He sighed; he read through his mail; he shouted “Msgoun,” which meant “Miss McGoun”; and began to dictate.
This was his own version of his first letter:
“Omar Gribble, send it to his office, Miss McGoun, yours of twentieth to hand and in reply would say look here, Gribble, I’m awfully afraid if we go on shilly-shallying like this we’ll just naturally lose the Allen sale, I had Allen up on carpet day before yesterday and got right down to cases and think I can assure you—uh, uh, no, change that: all my experience indicates he is all right, means to do business, looked into his financial record which is fine—that sentence seems to be a little balled up, Miss McGoun; make a couple sentences out of it if you have to, period, new paragraph.
“He is perfectly willing to pro rate the special assessment and strikes me, am dead sure there will be no difficulty in getting him to pay for title insurance, so now for heaven’s sake let’s get busy—no, make that: so now let’s go to it and get down—no, that’s enough—you can tie those sentences up a little better when you type ’em, Miss McGoun—your sincerely, etcetera.”
This is the version of his letter which he received, typed, from Miss McGoun that afternoon:
Homes for Folks
Reeves Bldg., Oberlin Avenue & 3d St., N.E
Omar Gribble, Esq., 376 North American Building, Zenith.
Dear Mr. Gribble:
Your letter of the twentieth to hand. I must say I’m awfully afraid that if we go on shilly-shallying like this we’ll just naturally lose the Allen sale. I had Allen up on the carpet day before yesterday, and got right down to cases. All my experience indicates that he means to do business. I have also looked into his financial record, which is fine.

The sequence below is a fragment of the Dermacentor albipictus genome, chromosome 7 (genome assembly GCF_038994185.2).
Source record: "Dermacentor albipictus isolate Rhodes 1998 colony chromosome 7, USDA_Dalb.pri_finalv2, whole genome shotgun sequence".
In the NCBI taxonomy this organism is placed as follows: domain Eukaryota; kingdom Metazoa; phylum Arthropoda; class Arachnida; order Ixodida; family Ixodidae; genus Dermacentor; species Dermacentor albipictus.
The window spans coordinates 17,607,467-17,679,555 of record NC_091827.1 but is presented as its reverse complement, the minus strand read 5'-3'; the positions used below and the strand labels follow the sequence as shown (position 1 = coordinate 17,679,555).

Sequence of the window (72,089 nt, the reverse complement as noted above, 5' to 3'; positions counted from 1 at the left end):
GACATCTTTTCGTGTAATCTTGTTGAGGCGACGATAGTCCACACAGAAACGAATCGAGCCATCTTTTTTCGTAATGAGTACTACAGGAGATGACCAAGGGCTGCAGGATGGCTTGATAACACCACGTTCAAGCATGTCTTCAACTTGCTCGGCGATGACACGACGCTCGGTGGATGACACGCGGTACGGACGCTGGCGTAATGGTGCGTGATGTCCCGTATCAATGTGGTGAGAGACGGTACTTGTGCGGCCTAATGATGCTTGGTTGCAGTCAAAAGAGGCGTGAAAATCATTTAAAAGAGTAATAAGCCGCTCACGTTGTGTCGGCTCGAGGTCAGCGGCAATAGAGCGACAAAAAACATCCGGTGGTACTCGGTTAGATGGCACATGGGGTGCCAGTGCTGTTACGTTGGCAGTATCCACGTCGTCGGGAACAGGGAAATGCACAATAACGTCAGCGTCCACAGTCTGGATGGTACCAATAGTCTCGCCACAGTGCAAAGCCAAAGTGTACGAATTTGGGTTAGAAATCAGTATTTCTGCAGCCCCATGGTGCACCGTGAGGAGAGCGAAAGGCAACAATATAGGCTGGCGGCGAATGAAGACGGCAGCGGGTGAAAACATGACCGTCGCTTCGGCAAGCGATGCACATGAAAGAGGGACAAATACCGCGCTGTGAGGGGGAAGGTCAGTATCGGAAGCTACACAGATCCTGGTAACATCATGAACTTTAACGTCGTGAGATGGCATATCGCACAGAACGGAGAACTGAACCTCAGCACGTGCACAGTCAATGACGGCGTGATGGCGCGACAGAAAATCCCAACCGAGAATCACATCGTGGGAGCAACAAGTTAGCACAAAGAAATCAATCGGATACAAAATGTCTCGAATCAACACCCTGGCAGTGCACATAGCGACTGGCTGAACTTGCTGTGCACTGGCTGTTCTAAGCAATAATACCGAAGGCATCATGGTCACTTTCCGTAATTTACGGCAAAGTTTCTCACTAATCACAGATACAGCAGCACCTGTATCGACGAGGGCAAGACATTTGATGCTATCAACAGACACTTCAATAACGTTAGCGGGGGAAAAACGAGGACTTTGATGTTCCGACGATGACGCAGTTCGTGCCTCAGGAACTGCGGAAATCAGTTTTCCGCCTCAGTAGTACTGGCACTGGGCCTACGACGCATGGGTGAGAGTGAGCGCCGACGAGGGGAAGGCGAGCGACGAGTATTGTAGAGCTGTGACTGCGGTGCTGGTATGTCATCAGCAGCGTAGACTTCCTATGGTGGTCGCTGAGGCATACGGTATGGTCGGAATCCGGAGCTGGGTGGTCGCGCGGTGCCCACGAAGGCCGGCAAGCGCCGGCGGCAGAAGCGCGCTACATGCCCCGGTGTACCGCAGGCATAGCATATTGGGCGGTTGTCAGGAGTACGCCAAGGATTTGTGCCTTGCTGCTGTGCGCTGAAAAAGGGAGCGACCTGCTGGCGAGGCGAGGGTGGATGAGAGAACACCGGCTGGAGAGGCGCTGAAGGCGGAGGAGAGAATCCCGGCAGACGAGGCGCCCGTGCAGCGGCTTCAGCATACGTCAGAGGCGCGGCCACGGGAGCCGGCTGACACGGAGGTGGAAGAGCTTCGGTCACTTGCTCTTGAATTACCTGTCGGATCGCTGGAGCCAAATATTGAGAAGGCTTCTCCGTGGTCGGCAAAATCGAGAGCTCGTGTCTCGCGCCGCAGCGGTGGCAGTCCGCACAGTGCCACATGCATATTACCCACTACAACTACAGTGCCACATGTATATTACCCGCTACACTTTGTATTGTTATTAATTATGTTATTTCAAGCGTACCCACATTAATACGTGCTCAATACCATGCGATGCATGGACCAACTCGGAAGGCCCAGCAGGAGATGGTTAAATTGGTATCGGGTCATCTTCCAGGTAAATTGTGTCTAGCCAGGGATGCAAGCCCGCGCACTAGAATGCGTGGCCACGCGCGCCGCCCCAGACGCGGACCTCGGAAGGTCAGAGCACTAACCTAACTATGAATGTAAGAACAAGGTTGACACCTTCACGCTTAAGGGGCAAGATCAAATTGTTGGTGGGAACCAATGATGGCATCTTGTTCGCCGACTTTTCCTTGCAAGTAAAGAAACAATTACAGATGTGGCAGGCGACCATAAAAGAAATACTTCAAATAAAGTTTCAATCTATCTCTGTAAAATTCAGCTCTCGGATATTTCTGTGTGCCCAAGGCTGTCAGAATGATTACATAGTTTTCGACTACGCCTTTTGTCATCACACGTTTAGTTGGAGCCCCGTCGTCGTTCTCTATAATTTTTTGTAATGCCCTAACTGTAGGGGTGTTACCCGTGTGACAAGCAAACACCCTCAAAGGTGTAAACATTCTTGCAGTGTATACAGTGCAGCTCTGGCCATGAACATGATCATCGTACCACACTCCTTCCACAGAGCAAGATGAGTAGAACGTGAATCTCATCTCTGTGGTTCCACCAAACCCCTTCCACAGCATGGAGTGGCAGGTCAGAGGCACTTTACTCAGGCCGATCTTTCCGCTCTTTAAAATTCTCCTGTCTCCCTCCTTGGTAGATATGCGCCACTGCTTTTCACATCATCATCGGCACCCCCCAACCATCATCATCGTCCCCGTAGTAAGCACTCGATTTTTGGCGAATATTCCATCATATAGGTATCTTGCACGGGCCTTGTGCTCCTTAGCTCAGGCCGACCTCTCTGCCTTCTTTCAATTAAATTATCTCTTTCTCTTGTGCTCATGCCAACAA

He is perfectly willing to pro rate the special assessment and there will be no difficulty in getting him to pay for title insurance.
So let’s go! Yours sincerely,
As he read and signed it, in his correct flowing business-college hand, Babbitt reflected, “Now that’s a good, strong letter, and clear’s a bell. Now what the—I never told McGoun to make a third paragraph there! Wish she’d quit trying to improve on my dictation! But what I can’t understand is: why can’t Stan Graff or Chet Laylock write a letter like that? With punch! With a kick!”
The most important thing he dictated that morning was the fortnightly form-letter, to be mimeographed and sent out to a thousand “prospects.” It was diligently imitative of the best literary models of the day; of heart-to-heart-talk advertisements, “sales-pulling” letters, discourses on the “development of Will-power,” and hand-shaking house-organs, as richly poured forth by the new school of Poets of Business. He had painfully written out a first draft, and he intoned it now like a poet delicate and distrait: